On April 9, 2019, the UK Information Commissioner’s Office (the “ICO”) levied one of its most significant fines under the Data Protection Act 1998 (the “DPA”) against pregnancy and parenting club Bounty (UK) Limited (“Bounty”), fining the company GBP 400,000. Bounty, which provides new and expectant mothers with information and offers for products and services, collects personal data online, via an app, and offline through hard copy cards. The company also offered a data broking service. Bounty came to the attention of the ICO as a “significant supplier” of personal data in the context of the ICO’s wider and ongoing investigation into the data broking industry.

The ICO revealed that Bounty shared personal data relating to more than 14 million individuals, the majority of them expectant or new mothers and their children, with third parties for the purposes of electronic marketing. Because some records were shared up to 17 times in the course of a year, more than 35 million personal data records in total were disclosed. The ICO considered this an “extraordinarily high” number, and commented that this represented “an unprecedented number of affected data subjects in the history of the Commissioner’s investigations into data broking organizations.”

In all, 39 companies received personal data from Bounty. Four companies formed the main focus of the ICO’s investigation: marketing agency Indicia, marketing and profiling company Acxiom, credit reference agency Equifax, and telecommunications company Sky.

Following its investigation, the ICO concluded that Bounty breached the first data protection principle (now Article 5(1) of the EU General Data Protection Regulation (the “GDPR”)), requiring that personal data is processed fairly and lawfully. Specifically, the ICO determined:

  • The data sharing was unfair because Bounty failed to disclose to data subjects the organizations with which data would be shared. Bounty’s Privacy Policy merely stated that personal data may be shared with “selected third parties” which were not specifically named.
  • Sharing personal data with credit reference, marketing and profiling organizations also failed to meet the requirement of fairness because it was not within the reasonable expectation of data subjects, exposing them to potential distress without reasonable justification. In this respect, the ICO considered Bounty to have been motivated by financial gain.
  • Bounty also failed to establish an appropriate legal basis for the data sharing. Bounty attempted to rely on consent, but the ICO determined that any consent could not be considered specific or informed as the organizations with which data would be shared were not named in the Privacy Policy. The ICO also found that the legitimate interests condition was not met.

In determining whether a monetary penalty should be imposed, the ICO took into account a range of factors. Key considerations included: (1) the “extraordinarily high” number of affected data subjects; (2) the fact that individuals’ data were shared on multiple occasions with multiple organizations; (3) the sustained and prolonged duration of the conduct; (4) the potential vulnerability of the data subjects; (5) the fact that the disclosure was contrary to the terms of the privacy notices and likely was outside the realm of individuals’ reasonable expectations; (6) the nature of the data; and (7) the fact that individuals were subject to a significant loss of control over the data.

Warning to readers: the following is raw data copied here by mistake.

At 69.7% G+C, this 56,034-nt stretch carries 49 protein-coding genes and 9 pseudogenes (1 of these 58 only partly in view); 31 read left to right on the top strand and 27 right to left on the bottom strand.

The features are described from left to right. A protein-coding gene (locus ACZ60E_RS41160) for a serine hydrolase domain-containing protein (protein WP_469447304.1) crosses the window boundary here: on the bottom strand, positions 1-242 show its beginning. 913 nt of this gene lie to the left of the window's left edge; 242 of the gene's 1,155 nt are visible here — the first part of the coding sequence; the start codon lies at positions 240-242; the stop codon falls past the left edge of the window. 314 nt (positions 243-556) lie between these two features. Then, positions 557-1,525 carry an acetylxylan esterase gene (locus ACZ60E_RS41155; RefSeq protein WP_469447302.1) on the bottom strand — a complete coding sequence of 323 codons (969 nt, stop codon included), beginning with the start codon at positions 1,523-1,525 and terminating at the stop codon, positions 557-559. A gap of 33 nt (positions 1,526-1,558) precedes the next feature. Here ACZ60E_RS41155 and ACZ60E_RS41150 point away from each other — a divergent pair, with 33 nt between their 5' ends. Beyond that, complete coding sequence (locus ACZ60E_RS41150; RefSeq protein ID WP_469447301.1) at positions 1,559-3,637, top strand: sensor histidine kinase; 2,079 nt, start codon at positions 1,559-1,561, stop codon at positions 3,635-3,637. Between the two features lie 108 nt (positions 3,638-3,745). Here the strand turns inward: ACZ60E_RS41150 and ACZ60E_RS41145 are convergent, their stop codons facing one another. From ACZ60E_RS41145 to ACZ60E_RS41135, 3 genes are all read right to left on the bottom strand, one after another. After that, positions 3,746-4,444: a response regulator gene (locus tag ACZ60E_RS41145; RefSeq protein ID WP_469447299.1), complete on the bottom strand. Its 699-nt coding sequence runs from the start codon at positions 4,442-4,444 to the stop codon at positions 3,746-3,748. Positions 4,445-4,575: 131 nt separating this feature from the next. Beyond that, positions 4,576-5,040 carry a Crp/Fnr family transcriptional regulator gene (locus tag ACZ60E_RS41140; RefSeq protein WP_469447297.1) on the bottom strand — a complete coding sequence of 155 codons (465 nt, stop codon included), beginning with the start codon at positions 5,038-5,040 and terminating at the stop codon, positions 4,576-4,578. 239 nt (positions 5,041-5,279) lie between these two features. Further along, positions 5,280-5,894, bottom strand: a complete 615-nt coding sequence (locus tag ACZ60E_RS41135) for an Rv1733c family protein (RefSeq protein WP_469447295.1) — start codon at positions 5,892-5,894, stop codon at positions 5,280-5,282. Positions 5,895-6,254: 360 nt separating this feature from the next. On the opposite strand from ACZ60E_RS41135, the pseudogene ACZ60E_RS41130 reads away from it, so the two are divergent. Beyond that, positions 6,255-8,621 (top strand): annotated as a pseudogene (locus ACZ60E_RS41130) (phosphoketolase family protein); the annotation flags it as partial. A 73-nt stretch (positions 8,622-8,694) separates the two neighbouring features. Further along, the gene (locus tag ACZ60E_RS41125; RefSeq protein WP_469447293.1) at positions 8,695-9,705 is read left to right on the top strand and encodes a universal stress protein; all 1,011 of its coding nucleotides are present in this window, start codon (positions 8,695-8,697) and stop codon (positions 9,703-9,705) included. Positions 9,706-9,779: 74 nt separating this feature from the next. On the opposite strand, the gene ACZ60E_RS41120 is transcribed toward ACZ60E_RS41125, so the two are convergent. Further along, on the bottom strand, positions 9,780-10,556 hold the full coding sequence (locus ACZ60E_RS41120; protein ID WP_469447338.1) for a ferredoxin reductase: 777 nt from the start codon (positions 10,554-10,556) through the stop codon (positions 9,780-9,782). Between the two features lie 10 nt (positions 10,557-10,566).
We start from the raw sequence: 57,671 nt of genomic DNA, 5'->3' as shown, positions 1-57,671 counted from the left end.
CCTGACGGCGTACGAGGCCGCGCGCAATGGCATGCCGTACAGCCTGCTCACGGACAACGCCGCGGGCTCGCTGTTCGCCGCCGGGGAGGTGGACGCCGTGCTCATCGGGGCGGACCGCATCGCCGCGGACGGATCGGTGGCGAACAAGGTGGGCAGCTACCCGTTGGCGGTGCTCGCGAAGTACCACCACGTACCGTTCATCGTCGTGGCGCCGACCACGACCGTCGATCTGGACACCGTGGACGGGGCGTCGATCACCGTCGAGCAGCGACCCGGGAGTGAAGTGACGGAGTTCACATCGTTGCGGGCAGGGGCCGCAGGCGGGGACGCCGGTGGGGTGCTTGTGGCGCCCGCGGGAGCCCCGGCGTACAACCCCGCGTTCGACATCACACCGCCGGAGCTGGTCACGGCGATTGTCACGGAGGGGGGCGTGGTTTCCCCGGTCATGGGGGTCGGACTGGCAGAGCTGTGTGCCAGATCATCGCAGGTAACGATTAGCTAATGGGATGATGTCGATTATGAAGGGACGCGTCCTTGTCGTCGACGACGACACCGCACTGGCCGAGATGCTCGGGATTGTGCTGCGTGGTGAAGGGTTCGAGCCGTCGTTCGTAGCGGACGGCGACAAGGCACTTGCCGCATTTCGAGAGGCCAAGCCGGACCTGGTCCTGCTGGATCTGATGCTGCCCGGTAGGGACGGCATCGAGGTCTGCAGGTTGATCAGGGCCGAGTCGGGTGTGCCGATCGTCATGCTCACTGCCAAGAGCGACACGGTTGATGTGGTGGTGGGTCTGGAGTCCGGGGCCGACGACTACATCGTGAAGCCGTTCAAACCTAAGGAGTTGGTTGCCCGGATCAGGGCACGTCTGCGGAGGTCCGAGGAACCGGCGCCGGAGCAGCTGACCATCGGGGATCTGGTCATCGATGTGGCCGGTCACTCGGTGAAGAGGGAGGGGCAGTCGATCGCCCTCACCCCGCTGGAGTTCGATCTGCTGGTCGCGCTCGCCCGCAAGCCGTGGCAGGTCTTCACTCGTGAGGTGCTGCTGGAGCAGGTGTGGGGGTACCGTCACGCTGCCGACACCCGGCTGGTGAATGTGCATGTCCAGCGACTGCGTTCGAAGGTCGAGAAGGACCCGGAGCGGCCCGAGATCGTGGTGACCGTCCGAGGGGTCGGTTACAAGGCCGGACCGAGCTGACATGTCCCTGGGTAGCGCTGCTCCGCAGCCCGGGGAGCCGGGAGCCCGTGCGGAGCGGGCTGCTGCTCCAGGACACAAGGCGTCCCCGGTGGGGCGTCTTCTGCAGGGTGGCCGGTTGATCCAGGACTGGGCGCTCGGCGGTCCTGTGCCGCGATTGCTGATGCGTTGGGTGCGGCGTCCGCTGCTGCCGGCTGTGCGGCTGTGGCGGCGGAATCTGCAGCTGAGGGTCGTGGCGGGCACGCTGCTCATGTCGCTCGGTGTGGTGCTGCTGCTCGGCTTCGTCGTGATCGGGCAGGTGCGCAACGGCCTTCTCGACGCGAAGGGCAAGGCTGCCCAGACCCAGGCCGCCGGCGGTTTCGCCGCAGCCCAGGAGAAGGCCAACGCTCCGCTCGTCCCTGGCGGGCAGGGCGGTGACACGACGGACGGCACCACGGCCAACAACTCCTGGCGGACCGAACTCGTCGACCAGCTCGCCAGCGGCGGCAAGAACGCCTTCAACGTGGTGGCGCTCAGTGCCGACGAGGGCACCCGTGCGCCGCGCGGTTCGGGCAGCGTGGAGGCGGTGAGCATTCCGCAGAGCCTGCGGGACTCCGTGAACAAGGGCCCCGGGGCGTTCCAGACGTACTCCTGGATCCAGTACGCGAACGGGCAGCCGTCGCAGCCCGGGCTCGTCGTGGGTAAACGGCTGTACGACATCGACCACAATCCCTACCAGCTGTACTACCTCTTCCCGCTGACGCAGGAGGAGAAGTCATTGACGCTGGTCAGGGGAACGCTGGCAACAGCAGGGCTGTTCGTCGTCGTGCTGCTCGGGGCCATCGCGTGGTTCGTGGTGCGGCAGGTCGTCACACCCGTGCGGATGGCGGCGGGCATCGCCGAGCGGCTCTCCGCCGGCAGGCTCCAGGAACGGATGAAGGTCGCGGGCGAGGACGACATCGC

The ICO specifically considered whether the contravention was of a kind likely to cause substantial damage or distress. Factors that led the ICO to conclude that the threshold for substantial distress had been crossed included: (1) the fact that the privacy notice failed to mention the four companies with which the data was most frequently shared, so that individuals might reasonably have felt misled; (2) Bounty’s failure to be transparent may have led to distress (when individuals were unsure about how organizations had obtained their personal data and were able to target them); (3) likely distress caused by a perceived loss of control over data that was shared without individuals’ knowledge; (4) the fact that data was shared numerous times with multiple organizations; and (8) the number of affected data subjects.

The ICO formed the view that Bounty’s actions in sharing the data were deliberate. It should have known that there was a risk the contravention would occur and that it was of a kind likely to cause substantial damage or distress, yet it failed to take steps to prevent a contravention.

Bounty defended itself on the grounds that there had been few complaints, and that very few data subjects had read their Privacy Policy, demonstrating a lack of interest in Bounty’s data sharing practices. Bounty also argued that there was no evidence that distress had been suffered. The ICO countered that this was largely due to data subjects not being aware of how their data was being used.

In imposing the monetary penalty, the ICO took into account Bounty’s financial position, the fact that the company had ceased its activities voluntarily and that it had since made significant changes to its data practices to comply with the GDPR and the Privacy and Electronic Communications Regulations.